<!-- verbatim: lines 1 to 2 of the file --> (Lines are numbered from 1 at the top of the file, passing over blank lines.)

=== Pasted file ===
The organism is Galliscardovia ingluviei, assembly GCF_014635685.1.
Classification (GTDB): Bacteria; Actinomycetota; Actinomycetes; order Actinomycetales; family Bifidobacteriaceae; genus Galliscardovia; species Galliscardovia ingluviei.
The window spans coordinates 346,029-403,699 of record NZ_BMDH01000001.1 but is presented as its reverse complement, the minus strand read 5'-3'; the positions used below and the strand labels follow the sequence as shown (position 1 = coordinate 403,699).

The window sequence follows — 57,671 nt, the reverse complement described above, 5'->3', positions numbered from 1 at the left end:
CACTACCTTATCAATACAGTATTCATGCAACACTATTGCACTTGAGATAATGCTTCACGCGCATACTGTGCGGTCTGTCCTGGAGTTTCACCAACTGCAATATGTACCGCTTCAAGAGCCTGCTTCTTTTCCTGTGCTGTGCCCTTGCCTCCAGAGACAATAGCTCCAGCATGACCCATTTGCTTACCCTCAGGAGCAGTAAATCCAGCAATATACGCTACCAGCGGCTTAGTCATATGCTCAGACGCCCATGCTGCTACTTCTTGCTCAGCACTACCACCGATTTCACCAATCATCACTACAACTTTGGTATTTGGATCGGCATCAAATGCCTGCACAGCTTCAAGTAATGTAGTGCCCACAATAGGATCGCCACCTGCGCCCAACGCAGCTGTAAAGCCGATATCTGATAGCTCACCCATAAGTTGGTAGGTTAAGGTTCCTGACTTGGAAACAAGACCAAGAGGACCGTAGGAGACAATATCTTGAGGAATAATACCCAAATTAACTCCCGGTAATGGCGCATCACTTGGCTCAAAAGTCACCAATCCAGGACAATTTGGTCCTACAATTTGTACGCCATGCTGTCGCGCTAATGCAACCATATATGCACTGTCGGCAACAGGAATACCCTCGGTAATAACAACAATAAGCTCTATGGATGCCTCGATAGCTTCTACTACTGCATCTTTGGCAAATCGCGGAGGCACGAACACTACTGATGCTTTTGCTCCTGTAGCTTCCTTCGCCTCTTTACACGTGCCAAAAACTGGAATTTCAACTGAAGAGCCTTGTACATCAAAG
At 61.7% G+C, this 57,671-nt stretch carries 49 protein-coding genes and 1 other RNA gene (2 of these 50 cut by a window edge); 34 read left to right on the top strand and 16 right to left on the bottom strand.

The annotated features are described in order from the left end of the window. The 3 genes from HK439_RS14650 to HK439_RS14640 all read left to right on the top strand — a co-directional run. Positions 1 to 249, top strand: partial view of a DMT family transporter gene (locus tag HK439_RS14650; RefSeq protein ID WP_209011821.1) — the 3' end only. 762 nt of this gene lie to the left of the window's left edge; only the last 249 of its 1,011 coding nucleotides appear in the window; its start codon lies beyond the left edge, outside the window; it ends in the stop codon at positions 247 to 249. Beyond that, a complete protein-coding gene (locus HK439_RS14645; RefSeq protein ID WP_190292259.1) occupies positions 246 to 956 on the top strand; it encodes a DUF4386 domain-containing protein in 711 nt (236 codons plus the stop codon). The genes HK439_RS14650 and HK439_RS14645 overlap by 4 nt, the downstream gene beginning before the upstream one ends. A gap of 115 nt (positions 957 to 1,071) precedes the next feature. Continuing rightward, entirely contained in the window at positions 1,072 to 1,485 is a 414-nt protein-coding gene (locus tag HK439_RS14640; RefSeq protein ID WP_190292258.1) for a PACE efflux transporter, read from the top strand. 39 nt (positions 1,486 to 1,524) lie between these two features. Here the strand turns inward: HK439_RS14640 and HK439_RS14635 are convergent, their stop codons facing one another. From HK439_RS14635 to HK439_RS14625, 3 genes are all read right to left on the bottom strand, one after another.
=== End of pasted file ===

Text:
The organism is Galliscardovia ingluviei, assembly GCF_014635685.1.
Classification (GTDB): Bacteria; Actinomycetota; Actinomycetes; order Actinomycetales; family Bifidobacteriaceae; genus Galliscardovia; species Galliscardovia ingluviei.